COQUITLAM, B.C., May 19, 2021 – Controlling invasive species, including giant hogweed, is a priority in Coquitlam as they pose a threat to the natural ecosystem and human health.
During Invasive Species Action Month in May, Coquitlam is raising awareness of invasive plants such as English ivy, giant hogweed, Japanese knotweed, Scotch broom, Himalayan blackberry, periwinkle, morning glory and yellow lamium. These plants can take over the natural environment, pushing out native plants and degrading habitat for fish, birds, and other wildlife.
Because these plants grow aggressively, adapt to different situations and are persistent in their spread, they are expensive to control and eradicate.
How Can You Help?
- Contain or remove invasive plants on your property to prevent them from spreading.
- Never dump garden waste or hanging baskets into parks or natural areas.
- Dispose of invasive plant material in your green cart with the exception of giant hogweed and Japanese knotweed. The sap and stem of giant hogweed can cause burns, and the knotweed requires chemical treatment. It is best to let a professional deal with these species.
- Learn how to identify Coquitlam’s common invasive plants and avoid planting or buying them by visiting www.coquitlam.ca/badseed.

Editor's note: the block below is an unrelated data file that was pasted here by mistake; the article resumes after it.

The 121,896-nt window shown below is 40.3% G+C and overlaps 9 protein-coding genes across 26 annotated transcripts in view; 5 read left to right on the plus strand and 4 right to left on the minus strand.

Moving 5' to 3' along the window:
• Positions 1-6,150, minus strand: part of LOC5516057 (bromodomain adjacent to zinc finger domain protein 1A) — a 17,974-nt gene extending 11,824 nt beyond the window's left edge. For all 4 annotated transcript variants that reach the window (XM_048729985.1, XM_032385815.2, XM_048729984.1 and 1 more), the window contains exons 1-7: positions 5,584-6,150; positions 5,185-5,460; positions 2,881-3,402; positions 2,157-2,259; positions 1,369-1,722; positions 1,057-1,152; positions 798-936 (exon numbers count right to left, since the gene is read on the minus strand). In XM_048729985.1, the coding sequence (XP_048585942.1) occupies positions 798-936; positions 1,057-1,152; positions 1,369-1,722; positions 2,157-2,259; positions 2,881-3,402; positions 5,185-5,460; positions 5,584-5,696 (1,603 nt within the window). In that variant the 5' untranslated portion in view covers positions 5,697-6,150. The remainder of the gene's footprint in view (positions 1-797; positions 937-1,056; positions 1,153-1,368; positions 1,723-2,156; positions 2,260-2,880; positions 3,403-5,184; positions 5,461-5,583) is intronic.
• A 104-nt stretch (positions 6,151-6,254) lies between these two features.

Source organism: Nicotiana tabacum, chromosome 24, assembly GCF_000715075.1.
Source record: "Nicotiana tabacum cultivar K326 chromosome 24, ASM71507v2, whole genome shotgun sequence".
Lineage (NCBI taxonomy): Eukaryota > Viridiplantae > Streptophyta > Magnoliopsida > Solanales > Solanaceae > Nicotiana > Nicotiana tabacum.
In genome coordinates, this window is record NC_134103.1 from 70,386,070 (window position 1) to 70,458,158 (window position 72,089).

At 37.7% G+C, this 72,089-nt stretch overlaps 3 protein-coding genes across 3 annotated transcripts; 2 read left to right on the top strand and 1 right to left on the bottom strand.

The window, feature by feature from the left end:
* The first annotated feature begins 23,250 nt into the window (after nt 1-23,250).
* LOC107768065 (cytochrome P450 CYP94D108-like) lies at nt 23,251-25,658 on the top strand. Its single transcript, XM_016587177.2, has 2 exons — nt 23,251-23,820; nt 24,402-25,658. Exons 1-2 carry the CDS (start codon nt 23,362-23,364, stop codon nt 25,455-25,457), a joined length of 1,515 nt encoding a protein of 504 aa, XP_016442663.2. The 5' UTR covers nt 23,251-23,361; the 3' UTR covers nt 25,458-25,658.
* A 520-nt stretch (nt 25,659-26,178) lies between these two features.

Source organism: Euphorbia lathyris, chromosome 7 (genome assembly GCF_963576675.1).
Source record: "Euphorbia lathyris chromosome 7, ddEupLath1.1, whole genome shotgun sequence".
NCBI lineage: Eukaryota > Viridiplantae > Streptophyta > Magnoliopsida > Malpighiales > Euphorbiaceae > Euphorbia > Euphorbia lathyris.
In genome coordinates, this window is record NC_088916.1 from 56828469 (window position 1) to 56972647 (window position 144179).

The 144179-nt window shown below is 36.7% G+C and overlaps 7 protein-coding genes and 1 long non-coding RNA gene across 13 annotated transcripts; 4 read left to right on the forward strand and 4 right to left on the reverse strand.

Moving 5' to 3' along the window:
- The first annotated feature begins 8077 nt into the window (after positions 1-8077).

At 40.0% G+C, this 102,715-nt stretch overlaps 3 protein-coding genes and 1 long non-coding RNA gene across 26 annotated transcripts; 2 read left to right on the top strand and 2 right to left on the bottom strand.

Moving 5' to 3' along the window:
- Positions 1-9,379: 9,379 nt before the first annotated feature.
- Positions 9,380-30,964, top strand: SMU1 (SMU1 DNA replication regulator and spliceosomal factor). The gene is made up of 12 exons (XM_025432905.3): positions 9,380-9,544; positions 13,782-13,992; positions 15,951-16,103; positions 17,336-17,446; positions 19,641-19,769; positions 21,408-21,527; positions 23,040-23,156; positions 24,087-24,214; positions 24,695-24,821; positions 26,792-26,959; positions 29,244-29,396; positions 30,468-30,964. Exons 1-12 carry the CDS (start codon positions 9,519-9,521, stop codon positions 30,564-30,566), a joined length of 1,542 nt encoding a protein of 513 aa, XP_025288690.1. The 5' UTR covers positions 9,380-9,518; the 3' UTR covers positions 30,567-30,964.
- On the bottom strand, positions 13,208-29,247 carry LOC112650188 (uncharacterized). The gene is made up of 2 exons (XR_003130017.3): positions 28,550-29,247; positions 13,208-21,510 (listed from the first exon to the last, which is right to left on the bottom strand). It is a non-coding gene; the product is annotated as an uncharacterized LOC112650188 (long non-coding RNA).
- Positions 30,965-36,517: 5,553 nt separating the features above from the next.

- Be aware of Coquitlam’s pesticide use control bylaw and the substances that are restricted by visiting www.coquitlam.ca/pesticides.
- Clean your boots and shoes to get rid of ‘hitchhiking’ weed seeds before you hike in a new area to prevent these species from spreading.
Giant hogweed is a particular problem as it can cause injury to people. The sap contained in the hairs covering the plant and on the stem can cause severe burns if they come in contact with human skin. Growing to heights of up to 5.5m, giant hogweed can be identified by its white flower blooms and the stiff white hairs that cover most of the plant.
City staff monitor public lands for any signs of giant hogweed and ask residents to eliminate it from their properties. Visit www.coquitlam.ca/reporthogweed to report a giant hogweed sighting in Coquitlam.
Visit www.coquitlam.ca/badseed to learn more about how to identify these invasive species and how to remove them, including hogweed and knotweed, from your property.
Urban Forestry and Park Services Manager
City of Coquitlam